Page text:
「Showa Kinen」 Lake

I’m just putting this in here in case I forget and I usually do so … I guess, knowing me, this will be very helpful in the long run.

Now, I don’t do much HDR (I tend to do Nature and Conceptual shots and just recently, Street) but it never hurts to branch away from your comfort zone once in a while eh? And since I tote around my trusty old Nikon D80, I’m listing down some of steps/things to remember on how to configure that camera whenever I get crazy enough to try HDR photography. No, I’m not going to discuss HDR and how it’s done and how it’s supposed to look because frankly speaking I don’t know much about it, just that if done right, it could be really pretty to look at and if done wrong, it will move the viewer to tears (because it will hurt the eyes lol).

Anyway, apparently, the D80 has this feature called Auto Exposure Bracketing (AEB) that makes it easy to shoot photos with the same aperture in three exposures (normal, under, over-exposed) automatically (hence, the A in AEB).

So, without further ado, let’s dive right into the list.

① Image quality → RAW. I usually shoot in RAW so I won’t have to set this most of the time.

② ISO. Go with the lowest (probably 100 in the D80).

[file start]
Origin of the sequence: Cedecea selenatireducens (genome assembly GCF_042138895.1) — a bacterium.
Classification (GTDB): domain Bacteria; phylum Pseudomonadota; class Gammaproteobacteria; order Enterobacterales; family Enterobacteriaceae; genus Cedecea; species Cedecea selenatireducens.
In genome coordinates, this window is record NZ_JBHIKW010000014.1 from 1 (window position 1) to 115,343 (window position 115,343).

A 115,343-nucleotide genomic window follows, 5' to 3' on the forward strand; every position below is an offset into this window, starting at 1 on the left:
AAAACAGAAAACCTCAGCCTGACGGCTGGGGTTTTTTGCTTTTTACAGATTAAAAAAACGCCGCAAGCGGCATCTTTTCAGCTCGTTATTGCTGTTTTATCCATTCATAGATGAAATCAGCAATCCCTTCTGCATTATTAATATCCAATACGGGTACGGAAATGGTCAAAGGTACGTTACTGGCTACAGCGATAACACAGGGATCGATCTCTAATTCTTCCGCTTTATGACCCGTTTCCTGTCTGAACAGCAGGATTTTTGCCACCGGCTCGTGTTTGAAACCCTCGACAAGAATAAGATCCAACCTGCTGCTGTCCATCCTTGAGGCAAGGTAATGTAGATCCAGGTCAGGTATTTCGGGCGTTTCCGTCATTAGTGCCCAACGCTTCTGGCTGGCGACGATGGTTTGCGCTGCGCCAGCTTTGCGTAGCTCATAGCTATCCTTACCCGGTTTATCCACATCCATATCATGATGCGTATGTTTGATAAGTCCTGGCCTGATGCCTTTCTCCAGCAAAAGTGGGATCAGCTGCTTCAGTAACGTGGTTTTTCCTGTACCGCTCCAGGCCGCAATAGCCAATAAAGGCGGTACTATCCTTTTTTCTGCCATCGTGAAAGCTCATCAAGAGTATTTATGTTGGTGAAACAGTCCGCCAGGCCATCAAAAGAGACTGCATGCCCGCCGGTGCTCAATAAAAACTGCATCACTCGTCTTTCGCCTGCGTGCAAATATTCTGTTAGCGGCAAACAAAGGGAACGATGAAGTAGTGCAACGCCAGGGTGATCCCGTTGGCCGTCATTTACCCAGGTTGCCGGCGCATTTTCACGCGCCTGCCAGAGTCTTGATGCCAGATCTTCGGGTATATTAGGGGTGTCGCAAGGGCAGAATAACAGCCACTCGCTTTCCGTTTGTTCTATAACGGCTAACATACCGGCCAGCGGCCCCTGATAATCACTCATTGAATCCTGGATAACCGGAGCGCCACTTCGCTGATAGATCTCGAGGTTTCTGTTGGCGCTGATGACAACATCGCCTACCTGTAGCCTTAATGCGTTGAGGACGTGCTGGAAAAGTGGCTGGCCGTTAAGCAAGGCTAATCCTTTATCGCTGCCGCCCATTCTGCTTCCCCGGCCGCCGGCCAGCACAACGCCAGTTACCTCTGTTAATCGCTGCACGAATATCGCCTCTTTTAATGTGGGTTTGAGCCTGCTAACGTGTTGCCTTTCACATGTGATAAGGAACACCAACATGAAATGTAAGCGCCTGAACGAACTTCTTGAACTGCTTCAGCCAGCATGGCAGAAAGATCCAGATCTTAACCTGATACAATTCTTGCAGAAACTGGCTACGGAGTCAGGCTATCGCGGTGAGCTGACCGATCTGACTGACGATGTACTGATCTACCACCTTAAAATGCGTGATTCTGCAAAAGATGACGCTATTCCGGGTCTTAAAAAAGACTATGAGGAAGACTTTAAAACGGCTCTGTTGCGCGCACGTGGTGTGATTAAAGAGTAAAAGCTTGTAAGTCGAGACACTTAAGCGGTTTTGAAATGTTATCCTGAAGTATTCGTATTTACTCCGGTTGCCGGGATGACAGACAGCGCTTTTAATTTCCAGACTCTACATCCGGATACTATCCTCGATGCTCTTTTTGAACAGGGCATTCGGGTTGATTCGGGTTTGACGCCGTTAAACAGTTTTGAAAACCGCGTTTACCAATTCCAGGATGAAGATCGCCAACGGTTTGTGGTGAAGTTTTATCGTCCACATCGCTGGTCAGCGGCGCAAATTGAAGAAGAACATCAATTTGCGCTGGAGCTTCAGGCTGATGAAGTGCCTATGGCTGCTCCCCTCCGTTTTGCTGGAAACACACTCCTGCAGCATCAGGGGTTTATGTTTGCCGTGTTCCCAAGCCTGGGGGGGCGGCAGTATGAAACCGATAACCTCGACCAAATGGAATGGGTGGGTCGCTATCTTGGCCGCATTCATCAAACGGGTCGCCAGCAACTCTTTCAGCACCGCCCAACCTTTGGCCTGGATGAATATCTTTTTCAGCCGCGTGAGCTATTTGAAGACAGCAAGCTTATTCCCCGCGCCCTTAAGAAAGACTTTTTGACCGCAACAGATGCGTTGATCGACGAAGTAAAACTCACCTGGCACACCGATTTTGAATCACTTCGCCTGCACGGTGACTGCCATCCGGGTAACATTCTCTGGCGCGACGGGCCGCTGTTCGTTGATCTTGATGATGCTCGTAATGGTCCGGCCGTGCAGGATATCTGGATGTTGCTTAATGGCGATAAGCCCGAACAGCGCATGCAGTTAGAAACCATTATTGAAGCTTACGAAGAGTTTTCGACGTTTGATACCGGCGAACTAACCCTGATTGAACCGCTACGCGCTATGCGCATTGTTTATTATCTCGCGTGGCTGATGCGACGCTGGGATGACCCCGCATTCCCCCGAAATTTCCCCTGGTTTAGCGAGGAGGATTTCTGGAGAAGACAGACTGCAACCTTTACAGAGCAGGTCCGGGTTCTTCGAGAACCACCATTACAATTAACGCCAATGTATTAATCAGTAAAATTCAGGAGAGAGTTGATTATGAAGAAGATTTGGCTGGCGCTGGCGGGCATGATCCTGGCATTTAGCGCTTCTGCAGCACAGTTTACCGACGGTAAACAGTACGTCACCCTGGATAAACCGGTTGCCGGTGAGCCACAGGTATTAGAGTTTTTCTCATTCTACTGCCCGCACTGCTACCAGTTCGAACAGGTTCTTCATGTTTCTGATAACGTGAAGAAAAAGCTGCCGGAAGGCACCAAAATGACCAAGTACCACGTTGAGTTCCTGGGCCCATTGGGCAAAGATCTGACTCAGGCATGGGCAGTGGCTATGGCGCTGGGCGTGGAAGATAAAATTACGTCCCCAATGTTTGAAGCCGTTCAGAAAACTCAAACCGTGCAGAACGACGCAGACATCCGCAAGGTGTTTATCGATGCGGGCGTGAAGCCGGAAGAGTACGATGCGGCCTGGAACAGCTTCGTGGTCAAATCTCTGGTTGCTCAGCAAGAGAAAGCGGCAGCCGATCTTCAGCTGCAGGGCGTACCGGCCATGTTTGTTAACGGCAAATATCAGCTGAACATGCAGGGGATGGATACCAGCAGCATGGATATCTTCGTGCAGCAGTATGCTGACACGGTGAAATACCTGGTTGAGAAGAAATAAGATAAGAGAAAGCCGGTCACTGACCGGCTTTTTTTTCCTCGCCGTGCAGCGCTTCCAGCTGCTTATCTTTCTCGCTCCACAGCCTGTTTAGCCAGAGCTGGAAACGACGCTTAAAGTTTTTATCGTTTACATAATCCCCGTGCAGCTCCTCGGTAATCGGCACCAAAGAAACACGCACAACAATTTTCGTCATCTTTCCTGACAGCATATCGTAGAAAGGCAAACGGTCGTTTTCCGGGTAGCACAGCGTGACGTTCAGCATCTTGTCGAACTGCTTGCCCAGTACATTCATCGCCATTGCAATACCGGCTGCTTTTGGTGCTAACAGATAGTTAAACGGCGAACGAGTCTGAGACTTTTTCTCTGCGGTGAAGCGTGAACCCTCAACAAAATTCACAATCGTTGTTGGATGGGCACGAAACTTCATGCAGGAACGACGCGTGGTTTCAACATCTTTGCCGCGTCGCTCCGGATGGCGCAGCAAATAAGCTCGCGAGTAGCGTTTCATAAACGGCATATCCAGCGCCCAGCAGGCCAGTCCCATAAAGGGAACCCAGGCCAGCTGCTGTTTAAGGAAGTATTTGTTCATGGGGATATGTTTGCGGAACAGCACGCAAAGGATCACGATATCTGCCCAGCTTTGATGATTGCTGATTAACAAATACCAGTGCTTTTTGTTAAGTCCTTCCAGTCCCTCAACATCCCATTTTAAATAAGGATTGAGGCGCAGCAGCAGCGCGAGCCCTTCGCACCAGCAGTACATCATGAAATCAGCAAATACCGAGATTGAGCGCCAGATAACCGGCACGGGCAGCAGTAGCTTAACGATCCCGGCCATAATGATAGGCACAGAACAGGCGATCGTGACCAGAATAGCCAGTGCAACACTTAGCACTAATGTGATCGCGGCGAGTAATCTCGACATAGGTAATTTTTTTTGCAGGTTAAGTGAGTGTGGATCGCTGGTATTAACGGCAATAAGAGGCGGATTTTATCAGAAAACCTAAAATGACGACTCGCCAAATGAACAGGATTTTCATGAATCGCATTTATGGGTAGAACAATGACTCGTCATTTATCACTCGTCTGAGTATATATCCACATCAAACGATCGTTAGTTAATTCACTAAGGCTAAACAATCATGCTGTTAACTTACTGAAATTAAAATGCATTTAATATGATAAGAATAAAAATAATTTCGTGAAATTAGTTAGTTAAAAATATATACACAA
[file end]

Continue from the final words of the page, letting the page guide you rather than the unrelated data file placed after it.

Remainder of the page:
③ Focus Mode. Manual.

④ Camera Shooting Mode. If you’re masochistic and just a sucker for doing the nitty-gritty, then by all means use Manual Mode. But usually Aperture-Priority works (in almost anything too, except long-exposure shots).

⑤ Bracketing. From Julien Viet’s blog:
“Press the BKT button and rotate the main dial to choose 3 shoots and the sub-command dial to choose the bracketing increment with the value 2.0EV. At this moment you configured the D80 to change the exposure of the photo each time you shoot. Therefore the first picture you take is a normal one, but the second one will be underexposed by 2EV and the third one will be overexposed by 2EV. The fourth one will be exposed normally.”
Oookay, I’ll try this later on the camera when I get home.

⑥ Shooting Mode → Continuous.

And voila — shoot, shoot, shoot. And then go open your favorite photo-processing software to merge the exposures into an HDR image. (Photomatix, PS CS5, Topaz Labs, some plugin I forgot the name of, yada-yada et cetera).

Other references: